Connected Vehicles (CV) are a broad-ranging concept that includes technology, products and services, application scenarios, business models, and policies and regulations. CV in the form of telematics has been around since 2009, but it hasn’t evolved much beyond basic scenario diversification, despite advances in the mobile Internet, and has yet to create any network value.
Where Do We Fit In?
Huawei’s CV work, thus far, has focused on three areas.
Cloud: Here, “cloud” refers to a combination of Huawei’s OceanConnect IoT cloud platform and public cloud. While OceanConnect wasn’t specifically designed as a vertical CV platform, it is a cross-industry IoT platform, designed for large numbers of connections, featuring big data analysis, rapid application enablement, and hierarchical decoupling of services and applications, making it highly suitable for the auto industry.
Pipes: CV applications in the current telematics stage do not require low wireless network latency, with most current CV products relying on 3G (WCDMA) networks. Mainstream CV services do not require high-speed network transmission either, with very few manufacturers having adopted 4G LTE. These modules are expensive and mainly used to provide in-vehicle Wi-Fi at present, but 4G modules, networks, and data tariffs will eventually commoditize, and Huawei is developing a cellular Vehicle-to-Everything (C-V2X) solution for LTE-Vehicle (LTE-V) scenarios, such as autonomous driving and smart traffic integration, which is still in the proof of concept stage.
Devices: For a car to transmit data or connect to a network, an in-vehicle communication module called a T-box is needed. Huawei’s first product was a customizable 3G/4G T-box for CV.
Connected Vehicles are Evolving
Huawei sees the CV evolutionary process as having three stages. The first was the telematics stage led by automotive companies, which has largely already happened. The second is a multi-partner CV ecosystem that is now starting to form. And third will be a future intelligent transportation system (ITS) with shared mobility. Huawei’s key focus is on the last two stages, with the goal of developing intelligent transportation services through multi-industry collaboration between automakers, transportation departments, telecom operators, and cloud providers.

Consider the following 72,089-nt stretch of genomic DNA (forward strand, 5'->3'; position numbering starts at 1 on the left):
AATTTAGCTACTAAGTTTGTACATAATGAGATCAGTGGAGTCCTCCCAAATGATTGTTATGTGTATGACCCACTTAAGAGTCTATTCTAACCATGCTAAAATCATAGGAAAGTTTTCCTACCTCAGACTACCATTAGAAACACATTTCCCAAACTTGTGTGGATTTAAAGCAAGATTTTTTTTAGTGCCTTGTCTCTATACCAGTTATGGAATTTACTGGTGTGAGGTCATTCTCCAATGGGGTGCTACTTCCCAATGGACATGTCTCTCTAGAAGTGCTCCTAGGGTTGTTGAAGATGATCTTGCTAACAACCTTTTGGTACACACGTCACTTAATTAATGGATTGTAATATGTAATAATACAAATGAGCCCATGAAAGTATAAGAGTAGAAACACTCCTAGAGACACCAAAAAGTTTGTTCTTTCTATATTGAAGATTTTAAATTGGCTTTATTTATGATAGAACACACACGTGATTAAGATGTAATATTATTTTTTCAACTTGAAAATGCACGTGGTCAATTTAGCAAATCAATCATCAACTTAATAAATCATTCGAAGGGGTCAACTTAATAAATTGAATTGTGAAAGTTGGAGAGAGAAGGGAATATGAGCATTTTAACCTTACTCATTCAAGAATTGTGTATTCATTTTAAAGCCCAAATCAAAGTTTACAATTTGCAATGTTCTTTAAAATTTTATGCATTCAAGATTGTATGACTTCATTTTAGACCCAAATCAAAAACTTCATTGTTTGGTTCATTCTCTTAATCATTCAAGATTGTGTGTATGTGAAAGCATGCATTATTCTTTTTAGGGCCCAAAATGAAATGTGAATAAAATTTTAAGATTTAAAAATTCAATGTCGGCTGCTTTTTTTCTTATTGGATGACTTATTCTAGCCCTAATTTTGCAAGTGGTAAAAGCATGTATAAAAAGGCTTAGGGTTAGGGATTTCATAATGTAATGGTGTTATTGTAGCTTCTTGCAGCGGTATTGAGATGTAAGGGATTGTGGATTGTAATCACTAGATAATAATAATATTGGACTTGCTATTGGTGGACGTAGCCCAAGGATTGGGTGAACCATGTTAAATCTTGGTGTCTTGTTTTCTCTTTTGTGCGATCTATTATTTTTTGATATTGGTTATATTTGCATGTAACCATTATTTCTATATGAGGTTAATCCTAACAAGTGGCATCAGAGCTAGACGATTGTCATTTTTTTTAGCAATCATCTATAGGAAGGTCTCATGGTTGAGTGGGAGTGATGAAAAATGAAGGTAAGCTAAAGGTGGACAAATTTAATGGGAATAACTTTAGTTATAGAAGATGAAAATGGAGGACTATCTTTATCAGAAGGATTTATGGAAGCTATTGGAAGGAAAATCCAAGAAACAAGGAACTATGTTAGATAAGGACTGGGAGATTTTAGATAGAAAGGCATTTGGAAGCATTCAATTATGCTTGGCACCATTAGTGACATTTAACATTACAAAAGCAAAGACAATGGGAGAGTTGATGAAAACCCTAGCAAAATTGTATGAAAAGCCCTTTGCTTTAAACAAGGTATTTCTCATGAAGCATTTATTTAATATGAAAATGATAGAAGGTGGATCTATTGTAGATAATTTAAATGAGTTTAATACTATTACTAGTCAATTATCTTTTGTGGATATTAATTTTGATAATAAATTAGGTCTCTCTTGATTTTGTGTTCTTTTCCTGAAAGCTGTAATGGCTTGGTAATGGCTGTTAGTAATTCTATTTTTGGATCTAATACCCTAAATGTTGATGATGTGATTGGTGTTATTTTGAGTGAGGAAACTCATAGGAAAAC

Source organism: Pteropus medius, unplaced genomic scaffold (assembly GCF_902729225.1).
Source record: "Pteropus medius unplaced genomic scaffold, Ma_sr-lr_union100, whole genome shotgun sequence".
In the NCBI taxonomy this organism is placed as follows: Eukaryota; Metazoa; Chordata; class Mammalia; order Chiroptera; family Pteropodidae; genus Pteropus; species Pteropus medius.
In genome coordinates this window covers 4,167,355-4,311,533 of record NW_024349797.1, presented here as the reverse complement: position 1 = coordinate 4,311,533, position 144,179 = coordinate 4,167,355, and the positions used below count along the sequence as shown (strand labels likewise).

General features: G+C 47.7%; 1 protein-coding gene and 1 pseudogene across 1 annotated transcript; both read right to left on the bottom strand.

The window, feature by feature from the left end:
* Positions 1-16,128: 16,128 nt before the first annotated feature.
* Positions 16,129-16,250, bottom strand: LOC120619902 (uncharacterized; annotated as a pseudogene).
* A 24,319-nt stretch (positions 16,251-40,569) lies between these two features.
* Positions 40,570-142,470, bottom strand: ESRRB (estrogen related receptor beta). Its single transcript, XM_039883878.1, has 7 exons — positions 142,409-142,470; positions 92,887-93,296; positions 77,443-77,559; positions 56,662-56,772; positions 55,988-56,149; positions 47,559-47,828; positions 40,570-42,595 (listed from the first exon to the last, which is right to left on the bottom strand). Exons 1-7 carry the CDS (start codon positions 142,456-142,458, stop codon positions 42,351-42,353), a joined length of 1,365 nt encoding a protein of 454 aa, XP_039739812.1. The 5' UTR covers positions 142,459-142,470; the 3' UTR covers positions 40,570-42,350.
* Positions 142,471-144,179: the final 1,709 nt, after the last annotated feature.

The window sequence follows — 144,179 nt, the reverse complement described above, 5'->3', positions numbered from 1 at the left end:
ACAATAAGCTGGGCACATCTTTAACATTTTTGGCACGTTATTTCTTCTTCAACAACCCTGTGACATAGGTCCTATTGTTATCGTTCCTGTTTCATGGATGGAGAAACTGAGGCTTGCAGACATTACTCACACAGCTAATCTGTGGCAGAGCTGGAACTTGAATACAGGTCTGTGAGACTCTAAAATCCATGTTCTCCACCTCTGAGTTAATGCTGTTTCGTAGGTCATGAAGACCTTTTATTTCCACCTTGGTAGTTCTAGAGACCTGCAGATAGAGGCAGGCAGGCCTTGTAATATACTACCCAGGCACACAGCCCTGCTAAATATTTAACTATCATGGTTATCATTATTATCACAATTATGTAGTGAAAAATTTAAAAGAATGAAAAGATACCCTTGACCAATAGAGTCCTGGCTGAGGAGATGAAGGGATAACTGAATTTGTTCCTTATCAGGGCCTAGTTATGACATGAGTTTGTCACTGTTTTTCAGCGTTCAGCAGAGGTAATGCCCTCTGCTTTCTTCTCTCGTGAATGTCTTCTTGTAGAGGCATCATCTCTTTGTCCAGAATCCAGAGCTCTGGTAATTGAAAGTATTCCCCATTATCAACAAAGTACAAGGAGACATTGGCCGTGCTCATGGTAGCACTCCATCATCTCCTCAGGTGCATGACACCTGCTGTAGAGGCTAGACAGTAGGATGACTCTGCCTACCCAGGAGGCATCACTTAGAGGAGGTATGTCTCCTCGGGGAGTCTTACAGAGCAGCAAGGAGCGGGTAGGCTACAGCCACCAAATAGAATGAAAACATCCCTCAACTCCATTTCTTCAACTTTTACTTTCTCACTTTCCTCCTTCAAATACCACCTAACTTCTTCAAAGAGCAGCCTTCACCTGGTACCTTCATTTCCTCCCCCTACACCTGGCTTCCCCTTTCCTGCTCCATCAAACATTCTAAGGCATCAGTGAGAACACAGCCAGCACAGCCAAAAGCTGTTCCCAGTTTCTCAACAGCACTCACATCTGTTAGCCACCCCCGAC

Stage 1: Telematics Enabled by OceanConnect
Huawei has not been involved in traditional car networking platforms for telematics, as such, but we have become a Platform-as-a-Service (PaaS) provider, using our OceanConnect IoT platform.
OceanConnect lets car companies transmit onboard data securely, reliably, and efficiently to the cloud, making cars a core digitalization asset for automakers, and OceanConnect a next-gen digitalization engine, where onboard data is made available to a raft of upper-layer applications, and evolution to LTE-V and AI is supported.
OceanConnect offers basic management capabilities for connections, devices, and applications, with regularly-released CV suites accelerating application implementation for industry partners. This solution also provides unified, secure CV access through layered security architecture and IoT agents for T-boxes and in-vehicle infotainment systems, which simplify adaptation to different device manufacturers’ protocols. Interoperability with automakers’ legacy IT/OT systems enable unified data presentation and management, while lowering the costs of business investment.
Cloud computing, big data, and networking capabilities are also available, combined with pre-integrated partner capabilities, and packaged as different enablement suites. Car companies can use these suites to choose services they need on the platform and meet end-user travel requirements.
Stage 2: LTE-V-based intelligence